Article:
Oklahoma Supreme Court Affirms $47 Million Judgment in Favor of Attorney General
- The Oklahoma Supreme Court affirmed a lower court grant of summary judgment, in favor of Oklahoma AG Scott Pruitt, that awarded the state $47 million.
- The AG brought the action against Native Wholesale Supply (NWS) alleging violations of the Oklahoma Master Settlement Agreement Complementary Act, which is meant to maintain the integrity of a master settlement agreement among 46 states and four tobacco product manufacturers in a lawsuit regarding health care expenses that allegedly resulted from cigarette smoking.
- The act requires all tobacco manufacturers selling cigarettes in Oklahoma to list the cigarette brand names with the AG and certify that they made all required payments into an escrow account. AG Pruitt alleged that NWS brought cigarettes into the state knowing that it was in violation of the act and sought disgorgement of all gross proceeds realized by the sales of these cigarettes.
- The district court had granted a motion to dismiss for lack of subject matter jurisdiction that the Oklahoma Supreme Court had reversed. On remand, the district court granted summary judgment for $47 million in favor of the AG and NWS appealed. In its decision, the court held that based upon the act, “the settled law of the case, and the undisputed material facts on summary judgment, the summary judgment was proper, and the district court did not abuse its discretion.”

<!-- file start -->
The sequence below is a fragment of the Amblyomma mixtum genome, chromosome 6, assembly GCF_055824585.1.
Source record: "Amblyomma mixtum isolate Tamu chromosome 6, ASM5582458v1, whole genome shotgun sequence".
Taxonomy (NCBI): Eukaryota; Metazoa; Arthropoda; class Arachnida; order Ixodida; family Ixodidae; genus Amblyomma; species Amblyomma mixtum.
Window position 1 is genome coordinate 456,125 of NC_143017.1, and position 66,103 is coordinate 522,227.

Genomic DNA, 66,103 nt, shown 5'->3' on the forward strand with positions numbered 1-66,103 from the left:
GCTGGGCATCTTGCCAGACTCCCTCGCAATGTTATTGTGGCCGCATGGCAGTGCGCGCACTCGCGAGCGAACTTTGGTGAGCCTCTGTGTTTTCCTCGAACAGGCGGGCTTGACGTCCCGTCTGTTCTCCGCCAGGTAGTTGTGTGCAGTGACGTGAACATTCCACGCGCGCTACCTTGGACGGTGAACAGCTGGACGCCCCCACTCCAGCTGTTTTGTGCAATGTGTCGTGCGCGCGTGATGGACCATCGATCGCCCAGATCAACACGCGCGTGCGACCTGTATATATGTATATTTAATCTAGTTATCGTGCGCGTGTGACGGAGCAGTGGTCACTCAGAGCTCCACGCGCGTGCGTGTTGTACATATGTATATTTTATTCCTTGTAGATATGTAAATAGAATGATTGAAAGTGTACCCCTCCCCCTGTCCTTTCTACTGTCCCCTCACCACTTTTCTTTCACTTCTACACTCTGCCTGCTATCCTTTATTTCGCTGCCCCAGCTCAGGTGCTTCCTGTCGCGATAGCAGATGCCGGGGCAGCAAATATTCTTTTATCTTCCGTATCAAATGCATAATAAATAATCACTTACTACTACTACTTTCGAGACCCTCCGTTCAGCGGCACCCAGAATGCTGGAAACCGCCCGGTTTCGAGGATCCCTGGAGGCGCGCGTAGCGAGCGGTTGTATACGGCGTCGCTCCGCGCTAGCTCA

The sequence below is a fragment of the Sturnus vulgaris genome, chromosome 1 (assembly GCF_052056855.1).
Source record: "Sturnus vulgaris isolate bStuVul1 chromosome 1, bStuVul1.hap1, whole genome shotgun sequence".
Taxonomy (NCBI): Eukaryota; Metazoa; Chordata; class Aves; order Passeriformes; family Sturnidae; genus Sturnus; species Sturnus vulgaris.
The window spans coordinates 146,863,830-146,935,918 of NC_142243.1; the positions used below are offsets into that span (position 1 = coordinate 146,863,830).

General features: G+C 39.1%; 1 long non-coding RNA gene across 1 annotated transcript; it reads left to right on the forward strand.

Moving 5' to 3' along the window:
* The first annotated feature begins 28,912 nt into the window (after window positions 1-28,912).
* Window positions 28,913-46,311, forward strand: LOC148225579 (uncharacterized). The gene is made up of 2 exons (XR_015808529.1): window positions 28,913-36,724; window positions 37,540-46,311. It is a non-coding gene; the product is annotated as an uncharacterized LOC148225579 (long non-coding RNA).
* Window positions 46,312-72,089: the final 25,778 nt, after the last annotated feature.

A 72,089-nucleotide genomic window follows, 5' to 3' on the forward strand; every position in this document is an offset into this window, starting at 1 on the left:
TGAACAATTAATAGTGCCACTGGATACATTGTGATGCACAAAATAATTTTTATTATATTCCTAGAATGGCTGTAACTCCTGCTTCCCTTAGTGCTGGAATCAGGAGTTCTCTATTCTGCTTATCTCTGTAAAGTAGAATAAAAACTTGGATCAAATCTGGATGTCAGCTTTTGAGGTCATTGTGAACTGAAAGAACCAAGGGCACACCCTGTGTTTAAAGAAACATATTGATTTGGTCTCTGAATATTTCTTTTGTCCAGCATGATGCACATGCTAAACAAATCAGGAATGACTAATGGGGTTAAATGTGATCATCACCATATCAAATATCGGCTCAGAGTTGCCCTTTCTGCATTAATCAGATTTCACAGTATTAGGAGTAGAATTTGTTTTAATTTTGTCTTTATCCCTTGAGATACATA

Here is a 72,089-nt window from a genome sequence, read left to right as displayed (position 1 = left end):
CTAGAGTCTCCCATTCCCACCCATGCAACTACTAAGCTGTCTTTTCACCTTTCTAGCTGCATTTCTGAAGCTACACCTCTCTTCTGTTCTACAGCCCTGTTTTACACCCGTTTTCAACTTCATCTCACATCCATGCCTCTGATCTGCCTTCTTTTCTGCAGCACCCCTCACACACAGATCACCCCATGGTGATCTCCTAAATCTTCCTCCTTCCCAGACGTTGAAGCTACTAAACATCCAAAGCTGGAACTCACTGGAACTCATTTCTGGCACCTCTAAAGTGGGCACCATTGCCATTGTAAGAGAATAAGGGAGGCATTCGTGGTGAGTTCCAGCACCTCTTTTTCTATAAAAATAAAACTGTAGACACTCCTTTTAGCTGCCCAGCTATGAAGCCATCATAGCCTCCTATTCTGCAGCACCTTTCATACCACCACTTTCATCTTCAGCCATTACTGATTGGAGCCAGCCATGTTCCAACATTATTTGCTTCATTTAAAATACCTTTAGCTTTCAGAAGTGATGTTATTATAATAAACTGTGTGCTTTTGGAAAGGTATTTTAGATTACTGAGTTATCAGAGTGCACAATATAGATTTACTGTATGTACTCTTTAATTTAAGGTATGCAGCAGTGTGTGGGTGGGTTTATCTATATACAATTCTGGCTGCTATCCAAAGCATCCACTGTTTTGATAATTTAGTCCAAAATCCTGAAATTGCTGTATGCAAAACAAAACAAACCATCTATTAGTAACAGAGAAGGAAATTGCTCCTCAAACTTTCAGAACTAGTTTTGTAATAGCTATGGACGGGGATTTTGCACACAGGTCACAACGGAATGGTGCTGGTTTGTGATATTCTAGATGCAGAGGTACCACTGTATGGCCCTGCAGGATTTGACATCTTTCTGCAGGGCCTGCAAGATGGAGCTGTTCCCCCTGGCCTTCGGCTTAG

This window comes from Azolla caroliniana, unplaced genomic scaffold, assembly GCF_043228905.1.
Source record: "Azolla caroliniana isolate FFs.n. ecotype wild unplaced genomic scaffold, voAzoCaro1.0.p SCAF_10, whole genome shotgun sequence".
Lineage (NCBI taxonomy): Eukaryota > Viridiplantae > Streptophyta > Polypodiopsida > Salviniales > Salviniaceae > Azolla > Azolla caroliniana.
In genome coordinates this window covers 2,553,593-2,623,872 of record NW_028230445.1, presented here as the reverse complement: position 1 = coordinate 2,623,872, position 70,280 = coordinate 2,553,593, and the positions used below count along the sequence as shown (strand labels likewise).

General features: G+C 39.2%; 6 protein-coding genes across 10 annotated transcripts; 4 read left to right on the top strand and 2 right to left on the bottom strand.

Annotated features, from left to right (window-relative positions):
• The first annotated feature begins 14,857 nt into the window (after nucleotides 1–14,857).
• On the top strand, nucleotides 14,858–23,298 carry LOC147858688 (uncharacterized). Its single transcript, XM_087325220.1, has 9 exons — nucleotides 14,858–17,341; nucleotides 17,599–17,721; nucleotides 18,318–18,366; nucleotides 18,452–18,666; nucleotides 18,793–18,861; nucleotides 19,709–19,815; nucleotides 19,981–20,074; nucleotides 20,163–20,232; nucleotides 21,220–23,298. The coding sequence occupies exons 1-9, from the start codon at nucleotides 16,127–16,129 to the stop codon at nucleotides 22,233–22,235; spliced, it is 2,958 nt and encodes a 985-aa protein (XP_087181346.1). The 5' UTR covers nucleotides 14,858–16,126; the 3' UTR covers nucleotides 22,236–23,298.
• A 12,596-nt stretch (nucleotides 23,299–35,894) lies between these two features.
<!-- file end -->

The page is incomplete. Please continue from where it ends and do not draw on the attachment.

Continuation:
States v. Federal Government
Supreme Court Rules on Gun Sales to “Straw Purchasers”
- The U.S. Supreme Court, in a 5-4 opinion in Abramski v. United States, held that a misrepresentation by a “straw purchaser,” which is a person who buys a gun on someone else’s behalf and claims it is for himself or herself, is punishable under a statute, regardless of whether the true buyer could have purchased the gun without the straw.Hawaii AG David Louie led eight other state AGs and the District of Columbia in filing an amicus brief supporting federal prosecution of straw purchasers in gun sales. West Virginia AG Patrick Morrisey and 26 other AGs filed an amicus brief asking the Court to protect their citizens’ freedom to legally transfer firearms between individuals.
- AG Louie applauded the Court’s decision.